Rineer hydraulic vane motors use a special proprietary vane-crossing design to generate torque. Installed in a hydraulic system, the device echoes the layout of a standard electrical motor, except there are no wires or magnetic poles in the hardened housing, just a mechanical stator and a mounted rotating assembly. Beyond these similarities, Rineer’s unique approach to hydraulic motor design is all about the vanes, the spring-loaded paddles that provide fluid displacement power.
Demystifying The Vane-Crossed Architecture
Like any standard rotary motor, there are stators and rotors at work inside a Rineer vane motor. That stator is ringed with sealing vanes. It functions as the second half of a power conversion mechanism, a device that works with bi-directional power transmitting impetus to produce high-torque, low-speed performance. Basically, the rotating “working vanes” are designed to interact with the stator sealing vanes so that fluid power is converted into variable torque.
A Patented Port Construct
The stator deserves a closer look. In this outermost member, there are a number of specially cut ports and transverse openings. The holes pass through the stator, but the transverse channels cut across from these ports towards the inner workings of the hydraulic motor. When oil enters a port, it’s funnelled towards the working vanes, at which point a spring-loaded blade impels the rotor to turn. The differential pressure created by the oil now passes over to the next external port, and so on until the motor is turning at its rated velocity.
Designed for Versatile Drive Operations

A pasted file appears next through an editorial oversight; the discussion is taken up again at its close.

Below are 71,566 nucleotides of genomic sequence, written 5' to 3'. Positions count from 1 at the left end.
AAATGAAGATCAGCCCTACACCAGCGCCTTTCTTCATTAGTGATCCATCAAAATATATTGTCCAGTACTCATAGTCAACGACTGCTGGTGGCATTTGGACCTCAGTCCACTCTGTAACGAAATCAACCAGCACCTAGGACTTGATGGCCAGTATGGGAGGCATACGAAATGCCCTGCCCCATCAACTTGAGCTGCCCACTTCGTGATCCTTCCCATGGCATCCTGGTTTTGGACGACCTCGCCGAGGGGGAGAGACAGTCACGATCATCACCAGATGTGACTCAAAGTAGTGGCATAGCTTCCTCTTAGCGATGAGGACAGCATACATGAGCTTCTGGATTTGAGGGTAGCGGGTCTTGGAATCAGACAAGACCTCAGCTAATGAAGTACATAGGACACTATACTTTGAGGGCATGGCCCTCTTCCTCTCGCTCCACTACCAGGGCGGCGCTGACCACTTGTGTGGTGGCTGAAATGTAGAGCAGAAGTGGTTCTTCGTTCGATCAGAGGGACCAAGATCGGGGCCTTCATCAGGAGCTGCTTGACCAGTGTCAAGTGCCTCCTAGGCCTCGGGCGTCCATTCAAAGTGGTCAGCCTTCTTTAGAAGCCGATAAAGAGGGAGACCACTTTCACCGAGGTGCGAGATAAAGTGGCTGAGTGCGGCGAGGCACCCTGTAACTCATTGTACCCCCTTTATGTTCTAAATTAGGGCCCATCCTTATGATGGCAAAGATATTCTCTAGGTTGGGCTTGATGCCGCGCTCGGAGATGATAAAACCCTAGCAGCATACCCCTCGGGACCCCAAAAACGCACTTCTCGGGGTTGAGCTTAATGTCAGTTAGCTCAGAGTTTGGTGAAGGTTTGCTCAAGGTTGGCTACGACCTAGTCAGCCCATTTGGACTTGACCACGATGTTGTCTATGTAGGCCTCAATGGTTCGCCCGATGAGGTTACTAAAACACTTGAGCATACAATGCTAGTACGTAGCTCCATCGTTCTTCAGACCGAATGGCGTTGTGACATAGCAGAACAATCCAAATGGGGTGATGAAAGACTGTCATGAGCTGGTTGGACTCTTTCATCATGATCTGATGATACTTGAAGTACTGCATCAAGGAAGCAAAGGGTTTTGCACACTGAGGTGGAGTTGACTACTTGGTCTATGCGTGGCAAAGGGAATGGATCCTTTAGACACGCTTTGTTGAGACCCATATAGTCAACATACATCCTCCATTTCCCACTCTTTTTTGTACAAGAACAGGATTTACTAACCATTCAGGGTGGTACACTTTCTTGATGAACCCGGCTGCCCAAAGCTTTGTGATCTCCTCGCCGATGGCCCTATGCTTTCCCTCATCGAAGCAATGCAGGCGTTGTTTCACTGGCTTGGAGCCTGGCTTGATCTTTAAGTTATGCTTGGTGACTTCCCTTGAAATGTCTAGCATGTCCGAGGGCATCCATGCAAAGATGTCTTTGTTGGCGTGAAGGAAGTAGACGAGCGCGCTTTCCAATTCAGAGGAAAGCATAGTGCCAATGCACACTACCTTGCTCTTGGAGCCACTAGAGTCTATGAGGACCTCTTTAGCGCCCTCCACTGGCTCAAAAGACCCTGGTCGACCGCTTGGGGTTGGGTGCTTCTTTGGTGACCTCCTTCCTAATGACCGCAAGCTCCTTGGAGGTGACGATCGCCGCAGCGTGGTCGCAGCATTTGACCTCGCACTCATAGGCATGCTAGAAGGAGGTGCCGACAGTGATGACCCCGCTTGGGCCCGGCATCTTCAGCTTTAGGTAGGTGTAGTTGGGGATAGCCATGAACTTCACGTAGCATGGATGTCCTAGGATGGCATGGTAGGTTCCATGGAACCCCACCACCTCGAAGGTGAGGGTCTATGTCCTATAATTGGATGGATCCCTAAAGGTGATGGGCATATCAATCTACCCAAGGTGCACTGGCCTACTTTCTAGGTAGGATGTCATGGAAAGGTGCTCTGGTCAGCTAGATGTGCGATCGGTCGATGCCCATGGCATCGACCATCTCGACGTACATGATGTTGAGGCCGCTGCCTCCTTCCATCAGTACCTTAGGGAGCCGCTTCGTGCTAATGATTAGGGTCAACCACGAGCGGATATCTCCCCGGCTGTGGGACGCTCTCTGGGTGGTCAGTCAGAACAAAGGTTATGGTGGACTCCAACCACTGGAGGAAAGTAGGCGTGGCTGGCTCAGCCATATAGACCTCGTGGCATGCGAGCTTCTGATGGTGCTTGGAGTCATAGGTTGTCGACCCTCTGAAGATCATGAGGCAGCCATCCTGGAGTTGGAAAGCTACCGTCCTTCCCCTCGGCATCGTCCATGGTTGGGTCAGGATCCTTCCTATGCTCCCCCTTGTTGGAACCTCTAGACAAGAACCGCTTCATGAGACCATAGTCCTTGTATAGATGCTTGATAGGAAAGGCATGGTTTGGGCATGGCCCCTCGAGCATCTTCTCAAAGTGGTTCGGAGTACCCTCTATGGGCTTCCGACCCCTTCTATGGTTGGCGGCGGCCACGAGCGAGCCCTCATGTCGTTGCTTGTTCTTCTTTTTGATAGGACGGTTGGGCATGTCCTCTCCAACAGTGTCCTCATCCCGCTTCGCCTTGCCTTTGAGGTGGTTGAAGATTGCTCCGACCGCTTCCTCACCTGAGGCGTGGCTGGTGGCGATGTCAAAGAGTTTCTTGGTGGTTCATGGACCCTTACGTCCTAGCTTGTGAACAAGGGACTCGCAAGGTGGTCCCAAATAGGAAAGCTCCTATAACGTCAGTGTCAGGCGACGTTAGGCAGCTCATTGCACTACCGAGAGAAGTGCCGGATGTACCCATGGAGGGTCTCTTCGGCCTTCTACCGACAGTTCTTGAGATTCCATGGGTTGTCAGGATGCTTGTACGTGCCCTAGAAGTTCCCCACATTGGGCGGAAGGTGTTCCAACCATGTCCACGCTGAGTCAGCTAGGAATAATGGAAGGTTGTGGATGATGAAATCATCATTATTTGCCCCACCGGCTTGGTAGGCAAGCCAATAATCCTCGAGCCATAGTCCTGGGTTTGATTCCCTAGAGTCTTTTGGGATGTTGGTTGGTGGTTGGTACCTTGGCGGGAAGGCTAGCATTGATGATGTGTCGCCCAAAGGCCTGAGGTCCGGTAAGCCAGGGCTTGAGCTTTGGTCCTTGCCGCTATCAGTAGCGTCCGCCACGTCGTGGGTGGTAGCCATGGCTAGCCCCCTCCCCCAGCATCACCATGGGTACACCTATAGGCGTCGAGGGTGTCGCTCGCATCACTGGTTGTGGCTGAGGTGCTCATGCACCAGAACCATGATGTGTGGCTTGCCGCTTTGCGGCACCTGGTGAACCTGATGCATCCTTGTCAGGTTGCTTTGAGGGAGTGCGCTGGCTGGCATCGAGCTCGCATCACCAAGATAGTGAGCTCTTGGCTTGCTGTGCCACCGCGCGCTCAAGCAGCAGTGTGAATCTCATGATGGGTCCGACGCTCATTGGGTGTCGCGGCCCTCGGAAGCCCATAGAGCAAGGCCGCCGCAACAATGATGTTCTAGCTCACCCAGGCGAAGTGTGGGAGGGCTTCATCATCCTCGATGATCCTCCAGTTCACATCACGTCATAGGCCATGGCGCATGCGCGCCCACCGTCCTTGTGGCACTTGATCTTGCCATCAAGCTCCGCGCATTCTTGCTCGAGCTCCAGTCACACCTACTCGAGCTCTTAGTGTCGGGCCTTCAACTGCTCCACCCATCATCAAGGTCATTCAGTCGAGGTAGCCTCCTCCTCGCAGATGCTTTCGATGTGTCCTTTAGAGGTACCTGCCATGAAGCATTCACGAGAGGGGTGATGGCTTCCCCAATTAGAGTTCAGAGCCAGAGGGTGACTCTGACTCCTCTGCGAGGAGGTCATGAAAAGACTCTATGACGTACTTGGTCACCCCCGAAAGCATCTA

A short ways back, we outlined the high-torque, low-velocity configuration of a Rineer hydraulic vane motor. That feature is accurate, but this device has more to offer. Capable of operating at higher speeds, the motor is built to suit countless applications. Equipped with approximately fifty different displacement configurations, four frame capacities, and numerous shafted profiles, this is a hydraulic device that adapts readily to any operational setup. Indeed, due to the peerless power-to-weight ratio, the tightly arrayed stator ports, and the patented vane-crossing architecture, the Rineer van motor is typically marketed as a smaller solution for large-scale hydraulic roles.
Versatility is the major feature that orbits around the patented vane crossing core of a Rineer hydraulic vane motor. Versatility exists in the splined and tapered shaft types, the variable speed capabilities, and start/stop stall resistance feature. From there, the optimised power-to-weight ratio takes over and ensures maximum performance, so the fluid motor is as load flexible as it is feature-versatile.
Factory 89, 38-40 Popes Road
Keysborough, Victoria, 3173
Phone: (03) 9798-6511
Optimized by NetwizardSEO.com.au